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Historic Vote May Determine Whether Greece Remains In The Eurozone

Pensioners holding their queue numbers try to enter a bank in Athens. The government ordered about 1,000 bank branches around the country to reopen Wednesday to help desperate pensioners without ATM cards cash up to $134 from their retirement checks.
Daniel Ochoa de Olza

At the end of World War II with the continent in ruins, Winston Churchill famously proclaimed, "We must build a United States of Europe." He believed such a union would bring an end to centuries of European wars.

For 70 years Europe has been engaged in a political and economic quest to make that happen. But many in Greece, such as Athens cabdriver Jordan Repanidis, feel this historic reshaping of the Western world has a stranglehold on their country.

"If it is for me to get drowned," he says. "Let me drown by myself. Don't choke me."

Repanidis says he's planning to vote no this Sunday in a referendum asking Greeks whether they're willing to accept further austerity measures in exchange for continued bailouts from the nation's creditors.

After the financial crisis in 2008, other European nations loaned Greece hundreds of billions of dollars. In return, Greece agreed to tax hikes and steep budget cuts; many retirees' pensions have been cut by 45 percent.

Greece has had to keep paying back the loans despite what amounts to an economic depression. Repanidis says Greece is being squeezed too hard for its economy to recover. He's fed up.

"I don't want them to kill me," he says. "I don't want the European Community to kill me. I will do it by myself and I will be pleased."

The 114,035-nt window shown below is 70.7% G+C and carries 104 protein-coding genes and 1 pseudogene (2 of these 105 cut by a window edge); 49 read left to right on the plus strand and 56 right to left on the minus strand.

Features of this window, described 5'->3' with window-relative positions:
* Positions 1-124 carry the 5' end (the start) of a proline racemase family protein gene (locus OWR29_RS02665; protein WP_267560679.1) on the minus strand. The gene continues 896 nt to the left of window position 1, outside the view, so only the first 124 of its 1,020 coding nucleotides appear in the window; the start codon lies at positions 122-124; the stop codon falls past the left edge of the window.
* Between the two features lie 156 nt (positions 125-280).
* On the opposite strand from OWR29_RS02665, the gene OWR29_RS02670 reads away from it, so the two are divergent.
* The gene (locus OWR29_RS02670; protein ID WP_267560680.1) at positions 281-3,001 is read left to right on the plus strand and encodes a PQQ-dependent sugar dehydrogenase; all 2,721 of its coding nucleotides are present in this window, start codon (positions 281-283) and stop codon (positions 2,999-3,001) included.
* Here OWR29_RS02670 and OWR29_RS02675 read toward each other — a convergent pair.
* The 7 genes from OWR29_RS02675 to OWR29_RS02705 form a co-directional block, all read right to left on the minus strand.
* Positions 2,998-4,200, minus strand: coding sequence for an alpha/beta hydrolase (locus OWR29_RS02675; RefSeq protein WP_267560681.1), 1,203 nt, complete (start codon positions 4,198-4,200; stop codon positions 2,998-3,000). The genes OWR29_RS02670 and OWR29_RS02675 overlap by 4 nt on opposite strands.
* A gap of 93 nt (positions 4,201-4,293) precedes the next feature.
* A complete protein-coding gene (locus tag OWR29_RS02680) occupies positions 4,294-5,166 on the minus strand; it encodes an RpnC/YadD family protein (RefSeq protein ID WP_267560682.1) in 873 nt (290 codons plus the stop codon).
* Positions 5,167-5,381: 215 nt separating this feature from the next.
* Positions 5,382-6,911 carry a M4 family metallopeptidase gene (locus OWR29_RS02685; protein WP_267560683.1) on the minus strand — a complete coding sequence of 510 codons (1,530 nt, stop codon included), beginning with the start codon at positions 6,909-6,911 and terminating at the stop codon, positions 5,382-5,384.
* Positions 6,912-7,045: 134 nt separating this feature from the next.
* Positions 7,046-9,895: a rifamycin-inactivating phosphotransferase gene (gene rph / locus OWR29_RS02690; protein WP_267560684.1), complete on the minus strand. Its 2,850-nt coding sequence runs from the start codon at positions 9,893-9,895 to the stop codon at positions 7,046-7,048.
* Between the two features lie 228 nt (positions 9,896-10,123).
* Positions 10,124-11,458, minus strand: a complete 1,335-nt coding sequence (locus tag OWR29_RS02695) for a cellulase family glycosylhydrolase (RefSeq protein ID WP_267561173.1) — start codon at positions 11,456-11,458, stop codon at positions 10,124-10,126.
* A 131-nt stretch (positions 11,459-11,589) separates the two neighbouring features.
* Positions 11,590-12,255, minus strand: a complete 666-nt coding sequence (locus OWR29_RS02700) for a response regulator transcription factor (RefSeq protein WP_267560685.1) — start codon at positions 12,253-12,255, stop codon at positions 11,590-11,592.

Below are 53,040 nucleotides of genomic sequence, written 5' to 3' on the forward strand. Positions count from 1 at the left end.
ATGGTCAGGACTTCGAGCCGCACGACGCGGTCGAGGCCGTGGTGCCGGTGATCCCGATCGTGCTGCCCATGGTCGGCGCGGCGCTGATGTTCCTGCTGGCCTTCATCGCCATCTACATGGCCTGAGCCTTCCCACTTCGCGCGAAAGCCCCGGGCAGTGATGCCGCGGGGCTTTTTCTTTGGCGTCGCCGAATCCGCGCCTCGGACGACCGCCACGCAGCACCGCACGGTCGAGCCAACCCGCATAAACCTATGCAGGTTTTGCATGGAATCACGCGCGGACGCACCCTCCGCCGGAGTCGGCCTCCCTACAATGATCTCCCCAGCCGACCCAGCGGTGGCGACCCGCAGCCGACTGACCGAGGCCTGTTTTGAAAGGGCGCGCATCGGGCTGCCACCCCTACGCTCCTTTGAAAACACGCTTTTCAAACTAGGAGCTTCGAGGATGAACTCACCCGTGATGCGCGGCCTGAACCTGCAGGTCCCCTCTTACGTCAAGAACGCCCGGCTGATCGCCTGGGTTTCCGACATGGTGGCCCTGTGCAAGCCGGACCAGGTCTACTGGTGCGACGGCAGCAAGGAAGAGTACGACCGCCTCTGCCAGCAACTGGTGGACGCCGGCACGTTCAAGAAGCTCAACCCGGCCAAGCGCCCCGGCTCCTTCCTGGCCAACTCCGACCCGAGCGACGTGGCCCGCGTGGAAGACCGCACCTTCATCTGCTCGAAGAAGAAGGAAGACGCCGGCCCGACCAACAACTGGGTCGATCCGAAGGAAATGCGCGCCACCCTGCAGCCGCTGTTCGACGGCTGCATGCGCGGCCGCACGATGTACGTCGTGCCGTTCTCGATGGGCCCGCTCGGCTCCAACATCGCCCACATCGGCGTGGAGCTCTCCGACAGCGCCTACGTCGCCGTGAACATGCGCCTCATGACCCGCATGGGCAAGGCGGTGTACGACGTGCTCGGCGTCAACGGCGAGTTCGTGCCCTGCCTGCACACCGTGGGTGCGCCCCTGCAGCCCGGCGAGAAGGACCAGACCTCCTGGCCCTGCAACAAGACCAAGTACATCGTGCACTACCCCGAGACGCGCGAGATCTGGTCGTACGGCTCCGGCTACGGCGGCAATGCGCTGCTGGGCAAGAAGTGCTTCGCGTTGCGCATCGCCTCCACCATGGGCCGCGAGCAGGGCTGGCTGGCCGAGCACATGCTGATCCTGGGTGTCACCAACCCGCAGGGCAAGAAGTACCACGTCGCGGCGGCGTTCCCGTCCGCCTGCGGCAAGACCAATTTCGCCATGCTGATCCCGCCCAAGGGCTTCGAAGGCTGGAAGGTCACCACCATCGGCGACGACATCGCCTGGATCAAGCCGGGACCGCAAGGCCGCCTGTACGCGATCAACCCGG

But many believe if the referendum is defeated Greece will be forced from the eurozone and face economic collapse. George Deorgiadis, the manager of the Balux Cafe in Athens, a restaurant and beach club popular with locals, says he will vote yes. Deorgiadis says the well-being of the families of his 140 employees depends on his business surviving.

"The people are very scared, they stay at home," he says, looking at his mostly empty restaurant. "You have to protect the business, so to protect the business I think you have to say 'yes.' "

Like many Greeks, Deorgiadis thinks Europe is offering another bad deal, but that leaving the eurozone would be worse. Already, bank runs spurred the Greek government to close the nation's banks and block people from transferring their savings abroad. Greek citizens are limited to withdrawing 60 euros per day from ATMs.

The Greek stock market is also shut down.

Deorgiadis says with the restaurant half-empty he's forced to tell many of his employees to stay home. He says he's trying to give work to those who have children to support.

On Tuesday, thousands of people rallied in Athens in favor of a yes vote. The day before, thousands rallied in favor of no.

"Forty-two years old I am, and I studied economics," Deorgiadis says. "It's the first time in my life that I can't decide what's good and what's wrong for my country."

Of course there's an argument that Greece has itself to blame. Many economists agree that Greece for decades squandered opportunities to stem corruption and pass needed economic reforms.

Even so, multiple Nobel Prize-winning economists have just written opinion pieces saying they would vote "no" in the upcoming referendum, among them leftists Joseph Stiglitz and Paul Krugman.

Dropping out of the eurozone would be tumultuous and could cause runaway inflation. But these economists say it would free the country from the manacles it's in now. And they say Greece might someday find its economic footing and be better off.

Copyright 2020 NPR. To see more, visit https://www.npr.org.

NPR correspondent Chris Arnold is based in Boston. His reports are heard regularly on NPR's award-winning newsmagazines Morning Edition, All Things Considered, and Weekend Edition. He joined NPR in 1996 and was based in San Francisco before moving to Boston in 2001.
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